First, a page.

The COVID-19 pandemic is leaving a wake of devastation in its path. This invisible enemy has created many challenges that we have had to navigate, from the fear of being infected and worrying about our loved ones’ safety to the unprecedented unemployment rates and financial insecurity.
With all there is to worry about, the potential for developing post-traumatic stress disorder (PTSD) if probably furthest from people’s minds. Experts, however, are concerned that this could be a reality. After the SARS outbreak in the early 2000s, healthcare workers and those who had to self-quarantine exhibited symptoms of PTSD.
PTSD is most commonly associated with soldiers returning from war. PTSD, however is actually a chronic psychiatric disorder that can occur in anyone who has been exposed to a traumatic event. When it comes to COVID-19, a key factor in whether someone will develop this long-lasting stress disorder will be their emotional response to the pandemic itself.
By developing coping mechanisms to handle stress, you can reduce your chances of developing PTSD. Here are a few tips for things you can do to promote good emotional health:
- Try not to think about worst-case scenarios and focus on the positives
- Exercise whenever possible and especially try to get outside
- Practice mindfulness and meditation to help avoid excess worry
- Keep a journal to allow you to express your feelings and be more aware of your thoughts
- Connect with family and friends over the phone or through video chat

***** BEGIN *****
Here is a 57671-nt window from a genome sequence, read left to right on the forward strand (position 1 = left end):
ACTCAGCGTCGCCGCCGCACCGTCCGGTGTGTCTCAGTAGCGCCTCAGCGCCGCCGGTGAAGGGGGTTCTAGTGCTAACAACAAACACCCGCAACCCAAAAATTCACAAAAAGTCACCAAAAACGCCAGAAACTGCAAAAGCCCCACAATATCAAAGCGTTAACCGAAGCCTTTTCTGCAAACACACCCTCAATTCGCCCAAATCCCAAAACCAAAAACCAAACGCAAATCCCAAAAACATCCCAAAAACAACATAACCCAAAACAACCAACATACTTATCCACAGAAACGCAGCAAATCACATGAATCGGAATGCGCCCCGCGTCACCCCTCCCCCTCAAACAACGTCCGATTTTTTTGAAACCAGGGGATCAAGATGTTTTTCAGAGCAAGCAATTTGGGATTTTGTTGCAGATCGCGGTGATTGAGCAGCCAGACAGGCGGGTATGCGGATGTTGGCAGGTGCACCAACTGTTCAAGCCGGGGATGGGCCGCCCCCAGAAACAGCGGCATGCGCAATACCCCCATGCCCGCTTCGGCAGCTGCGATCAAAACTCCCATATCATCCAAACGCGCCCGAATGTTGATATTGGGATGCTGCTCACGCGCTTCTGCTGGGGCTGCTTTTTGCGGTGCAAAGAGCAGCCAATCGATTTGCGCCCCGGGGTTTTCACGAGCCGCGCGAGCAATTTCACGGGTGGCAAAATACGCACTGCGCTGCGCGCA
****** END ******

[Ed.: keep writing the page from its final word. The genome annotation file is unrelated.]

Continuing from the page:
- Practice good sleep habits including getting enough sleep
It may be normal during this time to experience some symptoms of PTSD. It is when these symptoms persist and begin to interfere with your daily life that you should be concerned. Some common symptoms of PTSD include:
- Having intrusive thoughts like nightmares or upsetting memories and flashbacks
- Feeling irritable and stressed out
- Having trouble sleeping
- Becoming fearful of the world
- Being hyper-vigilant, startling easily, being jumpy
If you do experience symptoms of PTSD that persist, it is important to seek help. A mental health professional will be able to diagnose you and begin a proper treatment plan. For PTSD this can mean a combination of psychotherapy, certain medications, and potentially ketamine infusions. Ketamine infusions, specifically, have been known to not only help existing symptoms of PTSD, but could potentially prevent the development of PTSD all together.
Contact Ketamine Greater Boston
Our Boston area ketamine clinic is happy to offer a free consultation to new patients interested in learning more about ketamine for PTSD, depression, anxiety and other mood disorders. Complete the brief form below to request your consultation and get started on the journey towards health and well-being.